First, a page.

Hearing impaired people, arise!

Gail Richard said it all, for me anyway, in a Chicago Tribune op-ed titled, "Dining out may be bad for your ears."

I’m deaf in one ear. When I dine out, I prefer to be seated with that ear against the window or wall and my good ear aimed toward my companions. But at especially loud restaurants, I can’t hear anyone who isn’t right next to me, no matter where I sit.

I’m certainly not alone. Loud restaurants have become a widespread bane of customers.

I'm also deaf in one ear and have loss in another. Meaning I'm have about 25 percent of normal hearing. And going to a restaurant is not just discomforting but at times agonizing.

Richard is absolutely right that restaurants have become uncomfortably loud noiseeven for people who aren't hard of hearing. We were at a high-end steakhouse over the weekend, and you would have thought that for the price that the atmosphere would have been a little less noisy. At least at a level that you could hear the person sitting next to you.

Instead, the tables were pushed close together, so close that with my hearing aids I could almost hear the conversations of nearby diners than I could of the people at my table. As Richard notes, it doesn't help for the hearing impaired when, as it was in this restaurant,  diners are seated in large, undivided rooms and there are no sound buffers, such as draperies. As Richards noted:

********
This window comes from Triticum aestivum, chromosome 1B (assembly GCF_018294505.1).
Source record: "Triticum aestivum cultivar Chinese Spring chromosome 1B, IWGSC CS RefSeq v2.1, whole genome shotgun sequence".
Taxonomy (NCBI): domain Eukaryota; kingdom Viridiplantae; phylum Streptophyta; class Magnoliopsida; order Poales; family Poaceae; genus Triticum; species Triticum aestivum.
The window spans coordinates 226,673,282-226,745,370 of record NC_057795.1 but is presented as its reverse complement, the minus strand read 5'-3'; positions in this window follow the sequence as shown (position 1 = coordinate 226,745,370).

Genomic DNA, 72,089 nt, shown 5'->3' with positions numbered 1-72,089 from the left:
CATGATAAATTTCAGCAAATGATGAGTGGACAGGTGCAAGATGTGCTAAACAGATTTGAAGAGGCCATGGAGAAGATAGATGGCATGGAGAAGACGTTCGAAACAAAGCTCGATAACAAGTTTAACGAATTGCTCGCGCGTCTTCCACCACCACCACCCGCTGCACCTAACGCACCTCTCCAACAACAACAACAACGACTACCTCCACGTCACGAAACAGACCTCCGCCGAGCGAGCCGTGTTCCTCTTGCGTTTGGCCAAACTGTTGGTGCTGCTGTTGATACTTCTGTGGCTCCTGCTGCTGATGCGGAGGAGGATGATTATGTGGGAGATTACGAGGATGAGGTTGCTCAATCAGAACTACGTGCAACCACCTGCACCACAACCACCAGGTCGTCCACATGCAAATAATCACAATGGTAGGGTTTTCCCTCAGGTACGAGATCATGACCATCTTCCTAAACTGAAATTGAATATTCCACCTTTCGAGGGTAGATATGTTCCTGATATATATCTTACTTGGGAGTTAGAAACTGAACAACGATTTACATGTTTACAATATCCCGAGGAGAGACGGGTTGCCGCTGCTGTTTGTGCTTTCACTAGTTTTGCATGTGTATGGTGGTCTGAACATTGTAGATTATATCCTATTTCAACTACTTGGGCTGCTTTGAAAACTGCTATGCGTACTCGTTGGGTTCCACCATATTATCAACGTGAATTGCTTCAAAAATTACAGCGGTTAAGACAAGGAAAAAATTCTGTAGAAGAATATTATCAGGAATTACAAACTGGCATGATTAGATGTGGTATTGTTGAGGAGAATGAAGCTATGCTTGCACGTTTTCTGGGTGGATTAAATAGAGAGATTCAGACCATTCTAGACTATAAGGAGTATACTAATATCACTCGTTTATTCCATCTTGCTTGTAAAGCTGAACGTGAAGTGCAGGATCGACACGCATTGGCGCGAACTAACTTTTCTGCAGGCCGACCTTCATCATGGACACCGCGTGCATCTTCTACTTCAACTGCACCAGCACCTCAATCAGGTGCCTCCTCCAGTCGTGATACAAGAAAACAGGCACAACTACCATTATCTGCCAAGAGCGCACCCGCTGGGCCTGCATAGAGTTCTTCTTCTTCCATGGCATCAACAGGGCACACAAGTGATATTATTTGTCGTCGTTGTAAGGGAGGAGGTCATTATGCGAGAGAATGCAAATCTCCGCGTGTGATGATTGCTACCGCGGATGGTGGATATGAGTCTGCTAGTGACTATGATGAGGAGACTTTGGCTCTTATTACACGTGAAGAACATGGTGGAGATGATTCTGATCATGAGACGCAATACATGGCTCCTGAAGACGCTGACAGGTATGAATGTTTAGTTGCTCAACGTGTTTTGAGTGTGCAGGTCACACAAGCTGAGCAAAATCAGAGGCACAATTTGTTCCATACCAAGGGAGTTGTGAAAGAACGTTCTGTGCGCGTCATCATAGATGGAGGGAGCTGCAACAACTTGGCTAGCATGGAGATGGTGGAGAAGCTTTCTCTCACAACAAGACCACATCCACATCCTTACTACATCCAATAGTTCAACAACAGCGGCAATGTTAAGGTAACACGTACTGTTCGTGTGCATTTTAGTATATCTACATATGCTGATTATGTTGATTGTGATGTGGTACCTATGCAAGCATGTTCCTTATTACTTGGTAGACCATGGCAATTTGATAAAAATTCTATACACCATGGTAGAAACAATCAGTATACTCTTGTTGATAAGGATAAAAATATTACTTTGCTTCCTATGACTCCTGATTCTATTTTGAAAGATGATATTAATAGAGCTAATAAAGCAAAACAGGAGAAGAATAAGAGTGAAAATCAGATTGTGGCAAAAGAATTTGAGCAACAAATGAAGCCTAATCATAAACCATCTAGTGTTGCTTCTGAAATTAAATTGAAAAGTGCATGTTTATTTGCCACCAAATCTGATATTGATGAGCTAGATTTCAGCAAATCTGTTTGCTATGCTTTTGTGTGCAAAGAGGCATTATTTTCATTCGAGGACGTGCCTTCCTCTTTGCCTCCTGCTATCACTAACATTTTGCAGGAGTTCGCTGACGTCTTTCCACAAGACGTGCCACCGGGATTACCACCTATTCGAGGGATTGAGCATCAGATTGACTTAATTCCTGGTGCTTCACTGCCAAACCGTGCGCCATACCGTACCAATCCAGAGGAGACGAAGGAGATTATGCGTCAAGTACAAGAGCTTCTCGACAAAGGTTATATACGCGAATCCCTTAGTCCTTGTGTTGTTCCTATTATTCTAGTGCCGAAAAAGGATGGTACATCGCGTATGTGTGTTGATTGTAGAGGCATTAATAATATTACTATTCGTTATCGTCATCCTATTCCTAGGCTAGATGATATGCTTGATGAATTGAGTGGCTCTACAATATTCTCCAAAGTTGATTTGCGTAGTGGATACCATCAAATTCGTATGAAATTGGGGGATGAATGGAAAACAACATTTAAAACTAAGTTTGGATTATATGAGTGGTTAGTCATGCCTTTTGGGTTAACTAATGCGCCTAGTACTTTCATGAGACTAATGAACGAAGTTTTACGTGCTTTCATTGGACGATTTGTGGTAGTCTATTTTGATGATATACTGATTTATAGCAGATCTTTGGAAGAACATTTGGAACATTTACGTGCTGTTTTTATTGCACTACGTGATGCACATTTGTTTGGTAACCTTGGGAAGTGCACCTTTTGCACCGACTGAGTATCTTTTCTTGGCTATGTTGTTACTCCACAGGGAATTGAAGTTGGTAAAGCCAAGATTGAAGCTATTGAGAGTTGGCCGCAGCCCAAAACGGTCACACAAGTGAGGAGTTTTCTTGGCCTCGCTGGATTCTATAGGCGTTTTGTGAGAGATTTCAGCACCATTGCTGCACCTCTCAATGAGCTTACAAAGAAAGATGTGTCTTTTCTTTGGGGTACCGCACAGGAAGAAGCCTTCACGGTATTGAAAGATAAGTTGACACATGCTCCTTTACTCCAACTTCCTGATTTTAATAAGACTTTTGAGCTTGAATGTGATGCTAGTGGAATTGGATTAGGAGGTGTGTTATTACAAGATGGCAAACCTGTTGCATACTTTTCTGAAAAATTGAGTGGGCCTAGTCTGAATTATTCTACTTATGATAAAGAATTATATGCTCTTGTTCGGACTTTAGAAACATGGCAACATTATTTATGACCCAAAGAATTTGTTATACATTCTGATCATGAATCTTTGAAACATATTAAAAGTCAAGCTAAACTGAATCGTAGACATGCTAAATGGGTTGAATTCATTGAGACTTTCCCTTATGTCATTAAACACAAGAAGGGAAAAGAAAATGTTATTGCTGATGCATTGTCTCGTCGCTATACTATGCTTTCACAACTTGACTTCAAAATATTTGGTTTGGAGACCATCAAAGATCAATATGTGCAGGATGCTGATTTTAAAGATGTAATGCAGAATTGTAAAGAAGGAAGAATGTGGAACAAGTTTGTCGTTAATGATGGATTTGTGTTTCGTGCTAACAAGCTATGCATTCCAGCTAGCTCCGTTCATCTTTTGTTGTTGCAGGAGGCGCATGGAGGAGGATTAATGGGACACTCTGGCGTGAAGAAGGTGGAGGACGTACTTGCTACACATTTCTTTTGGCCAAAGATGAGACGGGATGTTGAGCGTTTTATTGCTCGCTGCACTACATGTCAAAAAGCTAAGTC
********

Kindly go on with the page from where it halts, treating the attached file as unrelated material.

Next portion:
Many restaurateurs believe they’re giving restaurantgoers what they want by building high volume into the design of their spaces. Sleek surfaces made of wood, marble and other materials that don’t absorb sound are staples of a typical 21st century dining experience. An open floor plan that amplifies patron noise is part of the “vibe.”

She suggests some common sense remedies such as “quiet zones” for diners with hearing loss and others who prefer less noise. (I hesitate to bring this up because a progressive out there will probably get the idea of a law requiring quiet zones or such "safe places" for the hearing challenged. No way.)

But she and I agree: Restaurants ought to do something if they want to keep their customers, many of whom are sick and tired of all that racket that drowns out what are friends are saying.

By the way, I noticed that there is some objections to the use of "hearing impaired," as if that suggests those of us with hearing loss are somehow less than human. (See, "Deaf? Hard of Hearing? Hearing Impaired? Be Careful What You Call Us")

This, of course, is the usual political correctness bunk that is seeping into every corner of our culture. I prefer "hearing impaired" to "hard of hearing" when we don't refer to the visually impaired (most of us oldies) as "hard of seeing." Or "hard of thinking," "hard of walking" or "hard of remembering."

The National Restaurant Association advice on noise reduction.



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